Schaen covers jazz in North Jersey.
I began writing soon after retiring from my high school teaching career. Mostly, I have focused on interviewing artists,
and have been published mainly in Jersey Jazz, the journal of the New Jersey Jazz Society. I have recently also
appeared in The Syncopated Times. Altogether, about 150 of my interviews have made it into print. While the great
majority of them are with artists living around New York City, Gene DiNovi in Canada and Van Alexander in California
are two examples of those I reached from further away. It is always a thrill to speak to artists I admire.
My Jazz Story
I love jazz because it embodies our American values of democracy, meritocracy, equality and a willingness to work together for the common good. It is the first example of a
significant number of white Americans taking a cultural product from black Americans, and acknowledging its value. It was not Branch Rickey hiring Jackie Robinson to play for the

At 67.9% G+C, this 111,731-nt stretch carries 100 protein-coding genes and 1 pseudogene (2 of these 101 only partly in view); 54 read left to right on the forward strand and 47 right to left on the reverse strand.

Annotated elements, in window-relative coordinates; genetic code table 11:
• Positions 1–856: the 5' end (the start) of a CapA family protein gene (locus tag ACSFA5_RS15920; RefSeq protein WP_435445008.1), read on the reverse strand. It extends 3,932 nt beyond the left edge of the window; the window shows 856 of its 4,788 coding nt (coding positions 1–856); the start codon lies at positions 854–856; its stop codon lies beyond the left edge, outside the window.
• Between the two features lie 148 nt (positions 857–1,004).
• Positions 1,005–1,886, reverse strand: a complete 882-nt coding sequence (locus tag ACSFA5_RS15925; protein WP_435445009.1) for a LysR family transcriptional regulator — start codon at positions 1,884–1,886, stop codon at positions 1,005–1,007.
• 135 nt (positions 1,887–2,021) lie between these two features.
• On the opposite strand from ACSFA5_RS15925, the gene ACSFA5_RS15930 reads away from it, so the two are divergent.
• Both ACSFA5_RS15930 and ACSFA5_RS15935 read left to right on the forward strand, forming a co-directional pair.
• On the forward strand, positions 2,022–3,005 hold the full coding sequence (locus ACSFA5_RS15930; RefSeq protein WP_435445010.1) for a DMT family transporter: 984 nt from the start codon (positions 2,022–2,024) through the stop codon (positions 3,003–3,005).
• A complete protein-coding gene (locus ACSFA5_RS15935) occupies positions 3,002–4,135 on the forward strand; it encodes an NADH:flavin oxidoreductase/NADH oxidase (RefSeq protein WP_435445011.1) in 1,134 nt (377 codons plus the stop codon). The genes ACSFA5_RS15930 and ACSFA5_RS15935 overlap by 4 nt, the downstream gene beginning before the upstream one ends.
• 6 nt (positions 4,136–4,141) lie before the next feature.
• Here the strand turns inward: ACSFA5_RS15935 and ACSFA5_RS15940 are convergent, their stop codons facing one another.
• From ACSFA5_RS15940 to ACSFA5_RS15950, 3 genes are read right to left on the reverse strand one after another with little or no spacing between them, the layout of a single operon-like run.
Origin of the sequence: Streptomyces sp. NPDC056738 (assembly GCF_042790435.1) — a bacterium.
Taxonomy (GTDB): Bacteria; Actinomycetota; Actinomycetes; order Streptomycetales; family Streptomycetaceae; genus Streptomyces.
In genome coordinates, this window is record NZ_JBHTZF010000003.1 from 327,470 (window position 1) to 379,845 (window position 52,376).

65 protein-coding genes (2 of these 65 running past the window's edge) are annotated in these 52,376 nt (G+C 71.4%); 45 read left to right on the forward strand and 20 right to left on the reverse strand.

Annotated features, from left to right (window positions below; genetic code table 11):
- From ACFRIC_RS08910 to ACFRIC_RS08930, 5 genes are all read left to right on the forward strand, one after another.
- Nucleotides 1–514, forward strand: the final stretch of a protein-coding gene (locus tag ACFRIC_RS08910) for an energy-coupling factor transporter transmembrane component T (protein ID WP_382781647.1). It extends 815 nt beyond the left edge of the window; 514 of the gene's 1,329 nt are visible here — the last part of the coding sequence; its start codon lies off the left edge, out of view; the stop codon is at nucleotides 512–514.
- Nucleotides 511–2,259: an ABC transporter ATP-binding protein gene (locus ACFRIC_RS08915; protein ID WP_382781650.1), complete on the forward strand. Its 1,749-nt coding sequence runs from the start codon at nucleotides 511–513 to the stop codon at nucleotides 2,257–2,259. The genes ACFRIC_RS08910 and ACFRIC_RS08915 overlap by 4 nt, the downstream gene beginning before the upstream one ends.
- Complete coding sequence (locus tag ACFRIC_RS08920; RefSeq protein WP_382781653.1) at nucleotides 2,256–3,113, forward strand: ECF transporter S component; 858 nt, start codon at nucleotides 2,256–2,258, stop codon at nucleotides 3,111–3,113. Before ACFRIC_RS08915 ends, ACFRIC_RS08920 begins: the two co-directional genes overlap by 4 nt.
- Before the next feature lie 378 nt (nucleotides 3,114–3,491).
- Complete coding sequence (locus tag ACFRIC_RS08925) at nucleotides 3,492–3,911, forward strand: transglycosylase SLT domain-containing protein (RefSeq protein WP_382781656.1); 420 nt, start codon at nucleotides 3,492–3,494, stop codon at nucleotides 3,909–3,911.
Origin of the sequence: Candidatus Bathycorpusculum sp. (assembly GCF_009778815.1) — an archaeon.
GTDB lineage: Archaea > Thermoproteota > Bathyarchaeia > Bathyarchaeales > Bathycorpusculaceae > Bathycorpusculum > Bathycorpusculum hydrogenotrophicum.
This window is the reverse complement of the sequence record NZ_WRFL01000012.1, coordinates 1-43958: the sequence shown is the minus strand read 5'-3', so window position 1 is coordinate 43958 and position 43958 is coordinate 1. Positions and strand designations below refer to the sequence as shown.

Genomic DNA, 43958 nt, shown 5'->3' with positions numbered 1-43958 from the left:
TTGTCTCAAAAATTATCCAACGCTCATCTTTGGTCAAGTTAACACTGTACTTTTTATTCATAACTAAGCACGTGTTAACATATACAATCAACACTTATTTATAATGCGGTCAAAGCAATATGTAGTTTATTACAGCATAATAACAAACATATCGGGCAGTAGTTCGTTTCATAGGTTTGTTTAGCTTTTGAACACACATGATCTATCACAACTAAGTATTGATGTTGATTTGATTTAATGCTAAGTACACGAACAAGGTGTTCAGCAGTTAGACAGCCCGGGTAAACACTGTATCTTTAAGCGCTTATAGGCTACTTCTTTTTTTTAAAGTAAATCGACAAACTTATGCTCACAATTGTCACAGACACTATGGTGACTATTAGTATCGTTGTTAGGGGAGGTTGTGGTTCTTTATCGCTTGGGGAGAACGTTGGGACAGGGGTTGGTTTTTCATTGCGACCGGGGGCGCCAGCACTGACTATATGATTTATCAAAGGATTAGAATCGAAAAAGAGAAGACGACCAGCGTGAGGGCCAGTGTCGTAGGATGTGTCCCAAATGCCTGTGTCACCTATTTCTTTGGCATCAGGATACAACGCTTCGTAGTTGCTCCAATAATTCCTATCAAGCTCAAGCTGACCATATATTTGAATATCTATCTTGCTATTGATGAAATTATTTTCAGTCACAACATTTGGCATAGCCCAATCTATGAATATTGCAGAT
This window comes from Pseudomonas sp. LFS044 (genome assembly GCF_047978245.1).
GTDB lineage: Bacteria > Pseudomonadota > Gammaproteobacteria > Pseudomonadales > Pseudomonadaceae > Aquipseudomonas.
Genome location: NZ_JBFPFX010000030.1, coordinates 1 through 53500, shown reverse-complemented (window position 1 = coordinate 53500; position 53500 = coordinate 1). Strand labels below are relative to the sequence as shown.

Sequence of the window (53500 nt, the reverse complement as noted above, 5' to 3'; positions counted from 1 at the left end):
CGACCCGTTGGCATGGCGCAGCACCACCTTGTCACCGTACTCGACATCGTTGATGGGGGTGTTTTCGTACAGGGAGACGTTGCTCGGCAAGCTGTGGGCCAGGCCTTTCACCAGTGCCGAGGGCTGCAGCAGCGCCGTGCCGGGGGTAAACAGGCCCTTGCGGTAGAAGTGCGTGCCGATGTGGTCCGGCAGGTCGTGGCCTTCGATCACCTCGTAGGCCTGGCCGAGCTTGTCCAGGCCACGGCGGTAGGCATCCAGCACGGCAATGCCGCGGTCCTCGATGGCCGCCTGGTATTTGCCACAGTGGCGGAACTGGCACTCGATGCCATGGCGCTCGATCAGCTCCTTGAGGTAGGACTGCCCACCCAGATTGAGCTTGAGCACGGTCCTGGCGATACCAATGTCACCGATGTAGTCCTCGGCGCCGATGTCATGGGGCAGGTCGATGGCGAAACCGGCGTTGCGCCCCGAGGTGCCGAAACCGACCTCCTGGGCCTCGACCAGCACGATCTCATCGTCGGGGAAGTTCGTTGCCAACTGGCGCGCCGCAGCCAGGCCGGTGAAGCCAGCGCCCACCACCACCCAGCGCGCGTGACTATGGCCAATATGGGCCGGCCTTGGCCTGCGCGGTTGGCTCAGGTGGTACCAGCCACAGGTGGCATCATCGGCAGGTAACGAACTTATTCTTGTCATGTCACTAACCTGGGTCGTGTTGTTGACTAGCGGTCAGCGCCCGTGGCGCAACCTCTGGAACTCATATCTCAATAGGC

Dodgers in 1947 that was the first great blow to racial segregation in American popular culture. That landmark belongs to Benny Goodman hiring Teddy Wilson to play in his trio
My House Concert Story
JazzNights is a series of house concerts begun in 2002 by Maitland Jones and the late Mary Wisnovsky around Princeton, NJ. Their first artists were Bill Charlap and Sean Smith and
for nearly 100 concerts they have always presented artists of exceptionally great talent. Among the memorable concerts I have seen over the years are a duo gig by Rufus Reid and
Michael Moore, and one by Kirk Lightsey, Steve Nelson, and Ray Drummond. The audiences are always friendly, attentive and respectful The most memorable, however, was a
stunning all-Monk concert by Frank Kimbrough, Scott Robinson, Billy Drummond, and Rufus Reid. The artists had recently completed recording all of Monk's compositions, and
were preparing to present the work on a tour. They arrived early and mingled with their fans at the snack table and about the house. When they played it was magic. They knew we
were all completely focused on them, and they all played at their highest levels. What made it bittersweet was the fact that it was the last time I saw Frank.